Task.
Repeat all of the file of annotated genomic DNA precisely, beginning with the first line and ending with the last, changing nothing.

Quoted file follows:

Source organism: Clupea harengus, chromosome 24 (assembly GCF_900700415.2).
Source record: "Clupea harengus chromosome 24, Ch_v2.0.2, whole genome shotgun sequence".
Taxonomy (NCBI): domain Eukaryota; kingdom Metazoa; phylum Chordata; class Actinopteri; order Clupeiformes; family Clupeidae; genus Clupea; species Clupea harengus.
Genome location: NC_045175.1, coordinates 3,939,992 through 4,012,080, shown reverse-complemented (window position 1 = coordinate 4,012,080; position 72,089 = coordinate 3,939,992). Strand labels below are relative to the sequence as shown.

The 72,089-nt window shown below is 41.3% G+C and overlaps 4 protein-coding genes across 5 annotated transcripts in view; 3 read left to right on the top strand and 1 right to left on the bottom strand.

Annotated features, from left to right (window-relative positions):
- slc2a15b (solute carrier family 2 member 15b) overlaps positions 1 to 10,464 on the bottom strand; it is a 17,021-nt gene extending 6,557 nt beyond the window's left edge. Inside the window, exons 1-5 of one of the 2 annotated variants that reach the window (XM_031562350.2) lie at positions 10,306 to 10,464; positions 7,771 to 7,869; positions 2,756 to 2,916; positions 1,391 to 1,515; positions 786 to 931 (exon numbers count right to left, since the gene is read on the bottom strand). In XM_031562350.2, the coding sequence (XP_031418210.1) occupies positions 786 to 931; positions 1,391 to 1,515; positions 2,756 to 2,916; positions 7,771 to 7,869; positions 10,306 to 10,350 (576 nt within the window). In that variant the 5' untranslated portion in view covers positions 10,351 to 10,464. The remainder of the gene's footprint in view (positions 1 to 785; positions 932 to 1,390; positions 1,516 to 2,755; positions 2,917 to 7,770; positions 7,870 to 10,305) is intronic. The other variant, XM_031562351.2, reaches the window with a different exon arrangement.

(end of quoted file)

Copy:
Source organism: Clupea harengus, chromosome 24 (assembly GCF_900700415.2).
Source record: "Clupea harengus chromosome 24, Ch_v2.0.2, whole genome shotgun sequence".
Taxonomy (NCBI): domain Eukaryota; kingdom Metazoa; phylum Chordata; class Actinopteri; order Clupeiformes; family Clupeidae; genus Clupea; species Clupea harengus.
Genome location: NC_045175.1, coordinates 3,939,992 through 4,012,080, shown reverse-complemented (window position 1 = coordinate 4,012,080; position 72,089 = coordinate 3,939,992). Strand labels below are relative to the sequence as shown.

The 72,089-nt window shown below is 41.3% G+C and overlaps 4 protein-coding genes across 5 annotated transcripts in view; 3 read left to right on the top strand and 1 right to left on the bottom strand.

Annotated features, from left to right (window-relative positions):
- slc2a15b (solute carrier family 2 member 15b) overlaps positions 1 to 10,464 on the bottom strand; it is a 17,021-nt gene extending 6,557 nt beyond the window's left edge. Inside the window, exons 1-5 of one of the 2 annotated variants that reach the window (XM_031562350.2) lie at positions 10,306 to 10,464; positions 7,771 to 7,869; positions 2,756 to 2,916; positions 1,391 to 1,515; positions 786 to 931 (exon numbers count right to left, since the gene is read on the bottom strand). In XM_031562350.2, the coding sequence (XP_031418210.1) occupies positions 786 to 931; positions 1,391 to 1,515; positions 2,756 to 2,916; positions 7,771 to 7,869; positions 10,306 to 10,350 (576 nt within the window). In that variant the 5' untranslated portion in view covers positions 10,351 to 10,464. The remainder of the gene's footprint in view (positions 1 to 785; positions 932 to 1,390; positions 1,516 to 2,755; positions 2,917 to 7,770; positions 7,870 to 10,305) is intronic. The other variant, XM_031562351.2, reaches the window with a different exon arrangement.